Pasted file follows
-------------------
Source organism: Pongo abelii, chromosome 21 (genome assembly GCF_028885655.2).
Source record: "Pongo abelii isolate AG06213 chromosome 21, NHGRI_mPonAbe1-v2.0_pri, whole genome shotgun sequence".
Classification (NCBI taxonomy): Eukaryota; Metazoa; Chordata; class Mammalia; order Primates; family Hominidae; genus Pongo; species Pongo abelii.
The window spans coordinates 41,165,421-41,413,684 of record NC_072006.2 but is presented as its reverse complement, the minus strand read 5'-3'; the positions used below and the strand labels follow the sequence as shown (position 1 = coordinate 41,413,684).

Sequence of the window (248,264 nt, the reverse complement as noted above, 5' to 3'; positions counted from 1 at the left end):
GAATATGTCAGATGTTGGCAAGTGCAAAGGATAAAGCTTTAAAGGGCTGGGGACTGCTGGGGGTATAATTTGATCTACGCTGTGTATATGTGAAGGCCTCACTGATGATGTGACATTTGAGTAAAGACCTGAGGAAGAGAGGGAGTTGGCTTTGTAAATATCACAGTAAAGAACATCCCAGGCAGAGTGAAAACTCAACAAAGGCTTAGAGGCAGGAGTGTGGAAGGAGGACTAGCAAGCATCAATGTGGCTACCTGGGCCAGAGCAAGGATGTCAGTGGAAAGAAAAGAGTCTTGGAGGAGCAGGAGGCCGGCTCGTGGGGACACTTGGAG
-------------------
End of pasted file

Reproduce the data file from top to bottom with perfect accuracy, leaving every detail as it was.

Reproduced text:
Source organism: Pongo abelii, chromosome 21 (genome assembly GCF_028885655.2).
Source record: "Pongo abelii isolate AG06213 chromosome 21, NHGRI_mPonAbe1-v2.0_pri, whole genome shotgun sequence".
Classification (NCBI taxonomy): Eukaryota; Metazoa; Chordata; class Mammalia; order Primates; family Hominidae; genus Pongo; species Pongo abelii.
The window spans coordinates 41,165,421-41,413,684 of record NC_072006.2 but is presented as its reverse complement, the minus strand read 5'-3'; the positions used below and the strand labels follow the sequence as shown (position 1 = coordinate 41,413,684).

Sequence of the window (248,264 nt, the reverse complement as noted above, 5' to 3'; positions counted from 1 at the left end):
GAATATGTCAGATGTTGGCAAGTGCAAAGGATAAAGCTTTAAAGGGCTGGGGACTGCTGGGGGTATAATTTGATCTACGCTGTGTATATGTGAAGGCCTCACTGATGATGTGACATTTGAGTAAAGACCTGAGGAAGAGAGGGAGTTGGCTTTGTAAATATCACAGTAAAGAACATCCCAGGCAGAGTGAAAACTCAACAAAGGCTTAGAGGCAGGAGTGTGGAAGGAGGACTAGCAAGCATCAATGTGGCTACCTGGGCCAGAGCAAGGATGTCAGTGGAAAGAAAAGAGTCTTGGAGGAGCAGGAGGCCGGCTCGTGGGGACACTTGGAG